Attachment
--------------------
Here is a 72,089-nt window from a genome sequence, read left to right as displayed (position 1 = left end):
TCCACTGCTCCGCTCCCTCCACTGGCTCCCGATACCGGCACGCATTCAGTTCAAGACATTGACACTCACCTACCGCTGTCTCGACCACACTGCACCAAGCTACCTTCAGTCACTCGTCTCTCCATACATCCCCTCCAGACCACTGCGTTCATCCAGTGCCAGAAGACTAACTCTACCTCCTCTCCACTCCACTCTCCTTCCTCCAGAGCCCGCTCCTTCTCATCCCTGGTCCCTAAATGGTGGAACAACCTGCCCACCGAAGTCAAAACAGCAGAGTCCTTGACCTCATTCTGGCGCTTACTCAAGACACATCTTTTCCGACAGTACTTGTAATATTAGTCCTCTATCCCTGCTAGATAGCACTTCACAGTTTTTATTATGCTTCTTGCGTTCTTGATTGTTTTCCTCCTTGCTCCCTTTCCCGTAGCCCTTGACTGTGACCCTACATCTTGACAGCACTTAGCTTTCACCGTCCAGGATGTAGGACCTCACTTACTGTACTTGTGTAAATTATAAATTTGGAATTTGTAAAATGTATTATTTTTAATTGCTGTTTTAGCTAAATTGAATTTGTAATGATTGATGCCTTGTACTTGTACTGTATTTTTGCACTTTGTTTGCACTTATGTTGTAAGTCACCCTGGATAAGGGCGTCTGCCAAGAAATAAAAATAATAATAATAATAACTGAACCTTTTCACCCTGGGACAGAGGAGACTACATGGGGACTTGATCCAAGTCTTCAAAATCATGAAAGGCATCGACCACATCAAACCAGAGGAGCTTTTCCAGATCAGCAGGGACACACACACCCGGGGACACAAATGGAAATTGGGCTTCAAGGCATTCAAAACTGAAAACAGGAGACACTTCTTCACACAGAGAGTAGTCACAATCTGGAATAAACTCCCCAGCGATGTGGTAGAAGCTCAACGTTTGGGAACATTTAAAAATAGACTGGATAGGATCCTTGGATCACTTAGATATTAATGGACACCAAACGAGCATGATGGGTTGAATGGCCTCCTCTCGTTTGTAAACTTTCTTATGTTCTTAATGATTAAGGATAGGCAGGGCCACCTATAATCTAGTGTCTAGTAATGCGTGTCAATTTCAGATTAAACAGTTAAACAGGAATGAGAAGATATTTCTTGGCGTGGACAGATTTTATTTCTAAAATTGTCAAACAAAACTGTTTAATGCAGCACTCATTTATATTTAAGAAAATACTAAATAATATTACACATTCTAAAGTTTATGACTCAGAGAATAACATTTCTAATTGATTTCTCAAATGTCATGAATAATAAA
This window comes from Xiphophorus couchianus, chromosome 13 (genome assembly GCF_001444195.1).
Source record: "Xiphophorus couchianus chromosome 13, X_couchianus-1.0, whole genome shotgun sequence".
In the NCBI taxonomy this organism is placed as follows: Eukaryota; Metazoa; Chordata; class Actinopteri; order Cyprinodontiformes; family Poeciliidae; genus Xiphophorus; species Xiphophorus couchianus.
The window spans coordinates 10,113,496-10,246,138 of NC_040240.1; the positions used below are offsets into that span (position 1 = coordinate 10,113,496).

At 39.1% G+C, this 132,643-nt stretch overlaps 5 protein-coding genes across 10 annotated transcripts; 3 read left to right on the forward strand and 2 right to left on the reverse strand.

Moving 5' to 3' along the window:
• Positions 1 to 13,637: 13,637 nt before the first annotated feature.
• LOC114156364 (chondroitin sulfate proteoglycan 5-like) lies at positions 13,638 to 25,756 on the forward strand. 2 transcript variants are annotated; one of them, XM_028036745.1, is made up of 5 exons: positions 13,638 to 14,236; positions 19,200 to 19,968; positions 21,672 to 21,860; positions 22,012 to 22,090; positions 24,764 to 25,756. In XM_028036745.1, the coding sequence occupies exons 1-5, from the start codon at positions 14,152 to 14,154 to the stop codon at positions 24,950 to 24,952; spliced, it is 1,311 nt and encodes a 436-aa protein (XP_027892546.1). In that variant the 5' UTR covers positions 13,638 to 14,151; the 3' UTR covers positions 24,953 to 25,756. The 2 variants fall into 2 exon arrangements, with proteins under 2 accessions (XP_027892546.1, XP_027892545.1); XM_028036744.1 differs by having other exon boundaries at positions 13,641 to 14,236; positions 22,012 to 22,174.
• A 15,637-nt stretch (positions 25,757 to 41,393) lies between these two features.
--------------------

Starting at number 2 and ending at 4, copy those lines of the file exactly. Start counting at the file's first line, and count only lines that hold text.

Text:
TCCACTGCTCCGCTCCCTCCACTGGCTCCCGATACCGGCACGCATTCAGTTCAAGACATTGACACTCACCTACCGCTGTCTCGACCACACTGCACCAAGCTACCTTCAGTCACTCGTCTCTCCATACATCCCCTCCAGACCACTGCGTTCATCCAGTGCCAGAAGACTAACTCTACCTCCTCTCCACTCCACTCTCCTTCCTCCAGAGCCCGCTCCTTCTCATCCCTGGTCCCTAAATGGTGGAACAACCTGCCCACCGAAGTCAAAACAGCAGAGTCCTTGACCTCATTCTGGCGCTTACTCAAGACACATCTTTTCCGACAGTACTTGTAATATTAGTCCTCTATCCCTGCTAGATAGCACTTCACAGTTTTTATTATGCTTCTTGCGTTCTTGATTGTTTTCCTCCTTGCTCCCTTTCCCGTAGCCCTTGACTGTGACCCTACATCTTGACAGCACTTAGCTTTCACCGTCCAGGATGTAGGACCTCACTTACTGTACTTGTGTAAATTATAAATTTGGAATTTGTAAAATGTATTATTTTTAATTGCTGTTTTAGCTAAATTGAATTTGTAATGATTGATGCCTTGTACTTGTACTGTATTTTTGCACTTTGTTTGCACTTATGTTGTAAGTCACCCTGGATAAGGGCGTCTGCCAAGAAATAAAAATAATAATAATAATAACTGAACCTTTTCACCCTGGGACAGAGGAGACTACATGGGGACTTGATCCAAGTCTTCAAAATCATGAAAGGCATCGACCACATCAAACCAGAGGAGCTTTTCCAGATCAGCAGGGACACACACACCCGGGGACACAAATGGAAATTGGGCTTCAAGGCATTCAAAACTGAAAACAGGAGACACTTCTTCACACAGAGAGTAGTCACAATCTGGAATAAACTCCCCAGCGATGTGGTAGAAGCTCAACGTTTGGGAACATTTAAAAATAGACTGGATAGGATCCTTGGATCACTTAGATATTAATGGACACCAAACGAGCATGATGGGTTGAATGGCCTCCTCTCGTTTGTAAACTTTCTTATGTTCTTAATGATTAAGGATAGGCAGGGCCACCTATAATCTAGTGTCTAGTAATGCGTGTCAATTTCAGATTAAACAGTTAAACAGGAATGAGAAGATATTTCTTGGCGTGGACAGATTTTATTTCTAAAATTGTCAAACAAAACTGTTTAATGCAGCACTCATTTATATTTAAGAAAATACTAAATAATATTACACATTCTAAAGTTTATGACTCAGAGAATAACATTTCTAATTGATTTCTCAAATGTCATGAATAATAAA
This window comes from Xiphophorus couchianus, chromosome 13 (genome assembly GCF_001444195.1).
Source record: "Xiphophorus couchianus chromosome 13, X_couchianus-1.0, whole genome shotgun sequence".